Responding to a government announcement that there is to be a public consultation on reforming the laws on marriage and civil partnerships, the British Humanist Association (BHA) has described it as a new opportunity for real equality for humanists and for same-sex couples in law. However, the BHA has cautioned that the detail of the consultation will be important, and has warned against the risk of continuing to legitimise separate systems for gay and straight couples.
In 2010, an amendment by Lord Alli to the Equality Act was passed which would make lawful for the first time having civil partnership ceremonies in places of worship, while at the same time not placing an obligation on religious organisations to host civil partnerships. The change amends the Civil Partnerships Act 2005 and does not affect marriage law. However, the Lord Alli amendment is not straight-forward and requires consultation on how that would work. For example, even if a civil partnership is held in a place of worship, it is not clear whether there could be provision to allow religious language or prayers into the ceremony, and it is not clear whether registrars would be required (it would be unlawful at the moment) to take part in a religious elements of the ceremony. The government has announced that it will begin a consultation in the next week or two.
As the national charity working on behalf of non-religious people in the UK, being at the forefront of campaigning for marriage equality, and as the leading provider of humanist marriages and partnership ceremonies in England, Wales and Northern Ireland, the British Humanist Association (BHA) was involved by the Government Equalities Office (GEO) in the pre-consultation stages. Our position is that: a) the marriage law should be reformed to give legal recognition to humanist marriage in England and Wales as there is in Scotland; and b) the marriage law should be reformed to make same-sex marriage – either religious, civil or humanist – lawful.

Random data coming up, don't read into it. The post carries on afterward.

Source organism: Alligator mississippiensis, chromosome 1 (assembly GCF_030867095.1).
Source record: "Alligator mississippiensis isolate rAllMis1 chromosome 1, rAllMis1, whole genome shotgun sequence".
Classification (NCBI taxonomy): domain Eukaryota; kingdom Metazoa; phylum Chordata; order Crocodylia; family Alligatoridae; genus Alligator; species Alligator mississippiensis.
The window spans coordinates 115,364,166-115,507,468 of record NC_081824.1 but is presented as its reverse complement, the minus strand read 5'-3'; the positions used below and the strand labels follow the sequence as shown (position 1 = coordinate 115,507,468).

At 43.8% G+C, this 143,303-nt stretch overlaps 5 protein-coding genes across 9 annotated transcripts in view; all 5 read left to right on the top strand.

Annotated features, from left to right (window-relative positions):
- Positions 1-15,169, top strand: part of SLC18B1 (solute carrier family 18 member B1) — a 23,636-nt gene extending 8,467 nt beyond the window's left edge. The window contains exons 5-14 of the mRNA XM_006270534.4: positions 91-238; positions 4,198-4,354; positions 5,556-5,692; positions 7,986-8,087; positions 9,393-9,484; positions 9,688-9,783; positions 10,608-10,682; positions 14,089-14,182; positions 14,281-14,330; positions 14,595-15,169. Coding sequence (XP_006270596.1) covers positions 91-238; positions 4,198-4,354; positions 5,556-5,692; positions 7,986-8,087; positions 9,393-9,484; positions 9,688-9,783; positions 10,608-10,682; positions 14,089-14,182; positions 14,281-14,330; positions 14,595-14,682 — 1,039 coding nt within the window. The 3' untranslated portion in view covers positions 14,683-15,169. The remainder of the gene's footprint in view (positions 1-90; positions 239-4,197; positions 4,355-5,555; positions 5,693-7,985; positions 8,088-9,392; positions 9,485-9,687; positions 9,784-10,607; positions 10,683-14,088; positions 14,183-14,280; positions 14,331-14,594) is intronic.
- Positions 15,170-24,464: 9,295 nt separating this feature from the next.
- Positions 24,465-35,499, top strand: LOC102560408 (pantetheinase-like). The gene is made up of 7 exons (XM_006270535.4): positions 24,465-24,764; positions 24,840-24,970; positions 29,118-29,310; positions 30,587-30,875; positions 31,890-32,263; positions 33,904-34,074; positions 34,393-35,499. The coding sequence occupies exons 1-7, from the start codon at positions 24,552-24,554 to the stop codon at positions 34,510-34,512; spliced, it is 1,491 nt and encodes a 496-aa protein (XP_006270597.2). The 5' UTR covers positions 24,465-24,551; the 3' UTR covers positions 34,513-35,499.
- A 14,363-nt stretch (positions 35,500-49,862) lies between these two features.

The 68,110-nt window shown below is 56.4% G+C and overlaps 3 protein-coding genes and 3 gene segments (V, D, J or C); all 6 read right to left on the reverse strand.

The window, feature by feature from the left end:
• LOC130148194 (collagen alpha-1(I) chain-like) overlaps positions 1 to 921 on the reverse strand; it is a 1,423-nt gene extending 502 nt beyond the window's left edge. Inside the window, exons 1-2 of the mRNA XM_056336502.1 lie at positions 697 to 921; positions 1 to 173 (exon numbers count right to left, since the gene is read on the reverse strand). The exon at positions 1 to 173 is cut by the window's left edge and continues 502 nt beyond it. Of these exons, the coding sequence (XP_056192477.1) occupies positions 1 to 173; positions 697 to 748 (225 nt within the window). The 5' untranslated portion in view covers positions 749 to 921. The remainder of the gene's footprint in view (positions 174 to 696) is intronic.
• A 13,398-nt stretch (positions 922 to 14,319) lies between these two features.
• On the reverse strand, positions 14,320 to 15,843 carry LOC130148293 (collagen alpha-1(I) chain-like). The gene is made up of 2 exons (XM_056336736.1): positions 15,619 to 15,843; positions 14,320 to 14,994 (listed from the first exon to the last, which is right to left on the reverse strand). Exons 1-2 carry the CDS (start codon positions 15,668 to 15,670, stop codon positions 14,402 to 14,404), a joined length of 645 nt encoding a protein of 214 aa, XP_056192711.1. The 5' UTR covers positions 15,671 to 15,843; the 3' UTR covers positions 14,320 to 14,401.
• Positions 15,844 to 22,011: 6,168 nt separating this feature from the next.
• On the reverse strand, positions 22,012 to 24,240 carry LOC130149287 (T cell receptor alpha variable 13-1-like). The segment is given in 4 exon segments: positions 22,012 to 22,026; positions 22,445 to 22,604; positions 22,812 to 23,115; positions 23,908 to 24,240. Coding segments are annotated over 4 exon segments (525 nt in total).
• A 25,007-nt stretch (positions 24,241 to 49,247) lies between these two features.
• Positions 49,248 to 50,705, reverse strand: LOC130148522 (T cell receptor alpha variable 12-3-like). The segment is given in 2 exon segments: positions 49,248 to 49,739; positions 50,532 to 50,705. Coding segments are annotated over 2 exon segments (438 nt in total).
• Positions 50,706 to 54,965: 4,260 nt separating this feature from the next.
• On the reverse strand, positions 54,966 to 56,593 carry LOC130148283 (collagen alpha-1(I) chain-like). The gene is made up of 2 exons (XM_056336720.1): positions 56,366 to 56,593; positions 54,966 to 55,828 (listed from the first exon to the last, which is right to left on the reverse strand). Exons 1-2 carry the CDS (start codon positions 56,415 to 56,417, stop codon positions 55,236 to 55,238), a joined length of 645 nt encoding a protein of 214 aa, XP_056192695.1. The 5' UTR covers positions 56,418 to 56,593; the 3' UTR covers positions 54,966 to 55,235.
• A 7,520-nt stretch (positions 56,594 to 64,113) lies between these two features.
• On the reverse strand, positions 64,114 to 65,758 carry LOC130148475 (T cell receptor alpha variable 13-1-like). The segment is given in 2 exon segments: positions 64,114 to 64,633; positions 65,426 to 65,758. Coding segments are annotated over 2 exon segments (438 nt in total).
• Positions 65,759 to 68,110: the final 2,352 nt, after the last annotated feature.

BHA Head of Public Affairs Naomi Phillips explained, ‘We have every sympathy with religious and with non-religious same-sex couples who wish to have their partnership ceremonies legally solemnised in the religious or humanist manner of their choice. However, allowing civil partnerships in some places of worship simply does not equate to having equality between gay and straight couples in law.
‘We believe that the appropriate way to realise equality is through amending the marriage law to legalise gay marriage, and we think that on grounds of principle this is still an important fight to be won. We cannot see any legitimate reason to have two separate systems depending on if you are in a same-sex or in a heterosexual couple. In this case, we do not accept the ‘different but equal’ line.’
The issue of the continuing discrimination against non-religious people in marriage law was raised in a debate in parliament just last week, and that is a subject that the BHA has already met with a government minister to discuss. The BHA believes that permitting ‘religious’ civil partnerships rather than reforming the marriage law may actually create a new inequality for non-religious people, because gay couples wishing to have legal recognition of their humanist partnership ceremonies would not be able to do so, unlike gay couples wishing to have a religious ceremony.
Ms Phillips continued, ‘The upcoming consultation represents a real opportunity to get it right, to have proper equality between gay and straight couples and between humanists and religious people. We will be working with a wide range of religious and secular groups, gay rights groups, human rights activists and people from across the political spectrum in order that the best outcome is achieved: an outcome of true equality and an end to segregation in the legal system on grounds of sexual orientation and belief.’
For further comment, detail or information, contact Naomi Phillips on 020 7079 3585.
The British Humanist Association (BHA) is the national charity representing and supporting the non-religious and campaigning for an end to religious privilege and discrimination. It is the largest organisation in the UK campaigning for a secular state.